The shift is radically altering what it means to be a company and a worker. More flexibility for companies to shrink the size of their employee base, pay and benefits means less job security for workers. Rising from the mailroom to a corner office is harder now that outsourced jobs are no longer part of the workforce from which star performers are promoted…
For workers, the changes often lead to lower pay and make it surprisingly hard to answer the simple question “Where do you work?” Some economists say the parallel workforce created by the rise of contracting is helping to fuel income inequality between people who do the same jobs.
“The End of Employees” (Naked Capitalism)
Combine this with the BBC article above, and we clearly see that society is coming apart.
Fearing some catastrophe – particularly since the election of Donald Trump – increasing numbers of the wealthy have been buying boltholes in places such as New Zealand, where they hope they might escape any disaster. But the evidence shows that greater equality makes societies more resilient and adaptable, better able to deal with shocks and uncertainty. That was why Britain’s leaders reduced inequalities in both world wars. They wanted to make people feel the burden of war was fairly shared and gain their participation in the war effort. As we face the threats of climate change and growing political and international uncertainty, reducing inequality becomes a necessity.
Studies have shown that people in more equal societies are more willing to help each other, trust each other, and to take part in community life. The evidence also suggests that they are less out for themselves and more responsive to the common good. But with rising inequality all that fades: trust and community life decline and violence increases. And in some of the most unequal countries, such as Mexico and South Africa, you find that people fear each other. Windows and doors are barred, and garden walls are topped with razor wire or electric fences. Studies of the rich democracies show that higher inequality leads to a higher proportion of the labour force working as security staff or in the police or prisons – occupations needed to protect ourselves from each other.
Smith proposes injecting wealth at the bottom of the pyramid instead of the top:
So here’s a new idea: why not create new money at the bottom of the pyramid when people perform useful work in their communities? How about paying people for being producers, rather than paying them to be consumers…what would a labor-centered economy look like?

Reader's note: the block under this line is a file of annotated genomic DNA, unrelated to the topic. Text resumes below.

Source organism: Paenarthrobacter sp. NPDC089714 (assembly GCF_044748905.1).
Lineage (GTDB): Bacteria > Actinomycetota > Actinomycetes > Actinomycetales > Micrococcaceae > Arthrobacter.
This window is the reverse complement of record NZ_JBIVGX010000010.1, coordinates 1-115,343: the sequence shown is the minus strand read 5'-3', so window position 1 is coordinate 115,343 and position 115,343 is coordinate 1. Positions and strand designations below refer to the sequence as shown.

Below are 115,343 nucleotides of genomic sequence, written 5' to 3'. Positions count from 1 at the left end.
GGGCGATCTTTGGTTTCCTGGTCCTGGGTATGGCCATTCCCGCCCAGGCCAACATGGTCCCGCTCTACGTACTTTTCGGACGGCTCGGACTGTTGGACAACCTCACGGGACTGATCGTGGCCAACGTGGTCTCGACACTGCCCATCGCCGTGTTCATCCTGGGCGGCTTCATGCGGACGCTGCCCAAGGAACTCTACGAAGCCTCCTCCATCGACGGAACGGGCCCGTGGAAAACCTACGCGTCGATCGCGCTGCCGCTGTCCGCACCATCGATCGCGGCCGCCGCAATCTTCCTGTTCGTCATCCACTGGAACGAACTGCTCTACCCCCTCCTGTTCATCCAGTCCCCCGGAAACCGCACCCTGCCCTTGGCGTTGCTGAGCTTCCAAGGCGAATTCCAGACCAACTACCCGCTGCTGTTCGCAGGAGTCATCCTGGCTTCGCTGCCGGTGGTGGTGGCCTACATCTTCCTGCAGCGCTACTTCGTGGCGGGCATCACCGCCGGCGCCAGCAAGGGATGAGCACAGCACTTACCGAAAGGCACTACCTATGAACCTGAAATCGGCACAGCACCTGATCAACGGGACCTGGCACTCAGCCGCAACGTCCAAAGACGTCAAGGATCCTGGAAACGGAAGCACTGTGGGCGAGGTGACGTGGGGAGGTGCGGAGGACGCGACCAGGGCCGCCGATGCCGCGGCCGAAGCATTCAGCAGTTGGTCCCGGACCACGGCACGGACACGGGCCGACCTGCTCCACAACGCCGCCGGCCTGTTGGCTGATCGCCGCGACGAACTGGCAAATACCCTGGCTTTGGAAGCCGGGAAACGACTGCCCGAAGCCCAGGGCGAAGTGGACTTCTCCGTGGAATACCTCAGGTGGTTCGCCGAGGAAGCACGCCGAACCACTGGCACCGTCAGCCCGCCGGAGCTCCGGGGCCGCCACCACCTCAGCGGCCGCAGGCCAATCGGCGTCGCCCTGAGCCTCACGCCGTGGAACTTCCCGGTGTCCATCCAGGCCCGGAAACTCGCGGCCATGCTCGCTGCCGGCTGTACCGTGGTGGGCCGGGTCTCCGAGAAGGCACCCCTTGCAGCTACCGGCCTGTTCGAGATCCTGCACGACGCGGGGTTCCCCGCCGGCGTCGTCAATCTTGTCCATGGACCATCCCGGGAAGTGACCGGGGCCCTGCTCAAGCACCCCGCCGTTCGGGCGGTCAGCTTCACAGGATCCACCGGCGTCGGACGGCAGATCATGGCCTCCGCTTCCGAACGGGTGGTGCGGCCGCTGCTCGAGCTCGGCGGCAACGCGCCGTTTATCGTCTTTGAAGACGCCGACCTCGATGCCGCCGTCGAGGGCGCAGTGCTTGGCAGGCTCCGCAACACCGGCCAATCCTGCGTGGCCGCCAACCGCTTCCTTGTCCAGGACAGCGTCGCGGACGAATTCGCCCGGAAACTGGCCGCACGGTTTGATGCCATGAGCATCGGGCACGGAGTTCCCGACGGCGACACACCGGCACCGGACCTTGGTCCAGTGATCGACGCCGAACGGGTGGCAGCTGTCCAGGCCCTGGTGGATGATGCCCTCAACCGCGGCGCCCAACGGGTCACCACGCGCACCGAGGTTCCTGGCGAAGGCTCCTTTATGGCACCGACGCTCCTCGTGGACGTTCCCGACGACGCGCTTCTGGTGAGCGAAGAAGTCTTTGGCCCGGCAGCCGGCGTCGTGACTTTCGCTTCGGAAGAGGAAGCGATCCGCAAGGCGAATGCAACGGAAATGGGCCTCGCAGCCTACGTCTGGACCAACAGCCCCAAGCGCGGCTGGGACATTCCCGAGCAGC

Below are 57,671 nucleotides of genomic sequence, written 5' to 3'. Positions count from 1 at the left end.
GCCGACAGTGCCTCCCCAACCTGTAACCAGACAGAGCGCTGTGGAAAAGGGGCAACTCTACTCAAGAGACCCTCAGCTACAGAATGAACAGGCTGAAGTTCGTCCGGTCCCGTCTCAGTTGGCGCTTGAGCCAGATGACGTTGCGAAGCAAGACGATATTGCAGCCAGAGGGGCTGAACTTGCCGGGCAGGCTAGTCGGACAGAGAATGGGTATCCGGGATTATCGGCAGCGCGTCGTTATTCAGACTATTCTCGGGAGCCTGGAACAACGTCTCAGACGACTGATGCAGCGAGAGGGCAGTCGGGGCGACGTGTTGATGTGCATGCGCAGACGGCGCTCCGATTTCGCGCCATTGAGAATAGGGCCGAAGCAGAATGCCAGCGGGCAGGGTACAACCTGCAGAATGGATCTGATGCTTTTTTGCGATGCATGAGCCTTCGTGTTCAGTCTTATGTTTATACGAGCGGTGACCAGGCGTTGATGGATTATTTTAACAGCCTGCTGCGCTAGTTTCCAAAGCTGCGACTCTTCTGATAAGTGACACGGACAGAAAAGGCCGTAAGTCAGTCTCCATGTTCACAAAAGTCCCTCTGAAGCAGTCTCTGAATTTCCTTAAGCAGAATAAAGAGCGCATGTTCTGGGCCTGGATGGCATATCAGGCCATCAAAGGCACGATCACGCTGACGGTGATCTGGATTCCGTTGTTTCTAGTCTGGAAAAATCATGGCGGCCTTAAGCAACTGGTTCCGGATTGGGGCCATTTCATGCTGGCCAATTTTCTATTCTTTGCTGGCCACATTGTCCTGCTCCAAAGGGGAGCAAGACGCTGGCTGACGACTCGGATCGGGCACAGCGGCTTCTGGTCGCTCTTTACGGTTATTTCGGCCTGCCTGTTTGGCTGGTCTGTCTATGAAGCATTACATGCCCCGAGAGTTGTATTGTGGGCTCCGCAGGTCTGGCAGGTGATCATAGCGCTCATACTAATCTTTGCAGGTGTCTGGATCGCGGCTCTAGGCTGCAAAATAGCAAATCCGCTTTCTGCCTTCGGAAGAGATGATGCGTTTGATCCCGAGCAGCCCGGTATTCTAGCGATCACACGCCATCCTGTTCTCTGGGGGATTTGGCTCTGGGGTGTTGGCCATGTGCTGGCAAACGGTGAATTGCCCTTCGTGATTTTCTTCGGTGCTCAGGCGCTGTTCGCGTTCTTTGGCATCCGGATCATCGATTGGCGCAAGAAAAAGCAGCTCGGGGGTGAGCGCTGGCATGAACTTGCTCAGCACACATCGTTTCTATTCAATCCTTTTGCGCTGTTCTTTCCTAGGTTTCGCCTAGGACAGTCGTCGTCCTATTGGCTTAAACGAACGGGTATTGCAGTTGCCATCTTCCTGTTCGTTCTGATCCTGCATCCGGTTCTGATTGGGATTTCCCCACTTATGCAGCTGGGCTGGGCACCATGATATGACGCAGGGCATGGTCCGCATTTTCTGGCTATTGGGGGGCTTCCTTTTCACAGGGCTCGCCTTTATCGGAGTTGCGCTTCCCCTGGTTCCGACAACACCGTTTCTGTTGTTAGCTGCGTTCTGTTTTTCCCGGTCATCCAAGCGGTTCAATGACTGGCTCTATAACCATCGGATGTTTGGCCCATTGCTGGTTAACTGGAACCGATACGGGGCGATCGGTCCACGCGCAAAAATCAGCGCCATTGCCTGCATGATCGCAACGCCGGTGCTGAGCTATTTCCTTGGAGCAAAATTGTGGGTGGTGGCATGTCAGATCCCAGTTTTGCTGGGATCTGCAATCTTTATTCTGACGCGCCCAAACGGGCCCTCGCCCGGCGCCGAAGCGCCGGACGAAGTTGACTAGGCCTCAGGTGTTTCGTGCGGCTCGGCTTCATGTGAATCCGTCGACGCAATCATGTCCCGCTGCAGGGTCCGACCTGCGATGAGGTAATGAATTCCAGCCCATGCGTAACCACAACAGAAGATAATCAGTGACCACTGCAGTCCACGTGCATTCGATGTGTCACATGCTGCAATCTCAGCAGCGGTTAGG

1. New money would be created at the bottom of the pyramid, in the accounts of people doing useful work in their communities. (The usual global corporations would continue making billions of dollars in profits from doing whatever highly profitable work was available.)
2. Being productive in terms of creating and sustaining cultural and infrastructure capital would be compensated; consumption of corporate goods and services would take care of itself without subsidies like guaranteed basic income.
3. Labor would be paid for being productive, and capital would serve labor.
I’m not sure I understand the mechanism he proposes–he mentions something about cryptocurrencies? To me, it seems that what this calls for something like the Job Guarantee we talked about a few posts ago, but perhaps Smith’s libertarian distaste for government is stopping him from proposing this idea.
In any case, clearly something must be done. The status quo is unsustainable. Yet, to date, I don’t see any real solutions inside the Overton Window. The current administration’s plan seems to be the ad-hoc elimination of taxes for selected large corporations in a quid-pro-quo exchange for preserving or expanding domestic employment. I doubt such an approach will deliver much success, especially with increasing automation and telecommunications as described above. Then what?